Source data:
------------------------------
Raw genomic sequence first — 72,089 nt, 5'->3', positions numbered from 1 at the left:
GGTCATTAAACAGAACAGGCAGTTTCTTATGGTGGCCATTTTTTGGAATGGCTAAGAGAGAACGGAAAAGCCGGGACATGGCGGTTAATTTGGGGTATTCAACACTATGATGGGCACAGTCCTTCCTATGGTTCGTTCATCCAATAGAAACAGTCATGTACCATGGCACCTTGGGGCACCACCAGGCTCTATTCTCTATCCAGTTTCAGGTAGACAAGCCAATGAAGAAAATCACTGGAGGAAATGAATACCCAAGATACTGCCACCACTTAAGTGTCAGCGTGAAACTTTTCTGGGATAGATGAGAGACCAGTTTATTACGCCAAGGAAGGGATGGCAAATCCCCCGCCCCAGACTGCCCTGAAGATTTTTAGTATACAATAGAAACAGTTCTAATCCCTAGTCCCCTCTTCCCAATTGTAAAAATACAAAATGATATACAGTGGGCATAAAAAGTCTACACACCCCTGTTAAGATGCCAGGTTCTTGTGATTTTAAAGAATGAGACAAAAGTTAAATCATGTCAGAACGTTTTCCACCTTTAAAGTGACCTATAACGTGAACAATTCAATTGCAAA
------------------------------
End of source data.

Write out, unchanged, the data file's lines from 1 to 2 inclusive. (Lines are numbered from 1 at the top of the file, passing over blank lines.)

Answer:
Raw genomic sequence first — 72,089 nt, 5'->3', positions numbered from 1 at the left:
GGTCATTAAACAGAACAGGCAGTTTCTTATGGTGGCCATTTTTTGGAATGGCTAAGAGAGAACGGAAAAGCCGGGACATGGCGGTTAATTTGGGGTATTCAACACTATGATGGGCACAGTCCTTCCTATGGTTCGTTCATCCAATAGAAACAGTCATGTACCATGGCACCTTGGGGCACCACCAGGCTCTATTCTCTATCCAGTTTCAGGTAGACAAGCCAATGAAGAAAATCACTGGAGGAAATGAATACCCAAGATACTGCCACCACTTAAGTGTCAGCGTGAAACTTTTCTGGGATAGATGAGAGACCAGTTTATTACGCCAAGGAAGGGATGGCAAATCCCCCGCCCCAGACTGCCCTGAAGATTTTTAGTATACAATAGAAACAGTTCTAATCCCTAGTCCCCTCTTCCCAATTGTAAAAATACAAAATGATATACAGTGGGCATAAAAAGTCTACACACCCCTGTTAAGATGCCAGGTTCTTGTGATTTTAAAGAATGAGACAAAAGTTAAATCATGTCAGAACGTTTTCCACCTTTAAAGTGACCTATAACGTGAACAATTCAATTGCAAA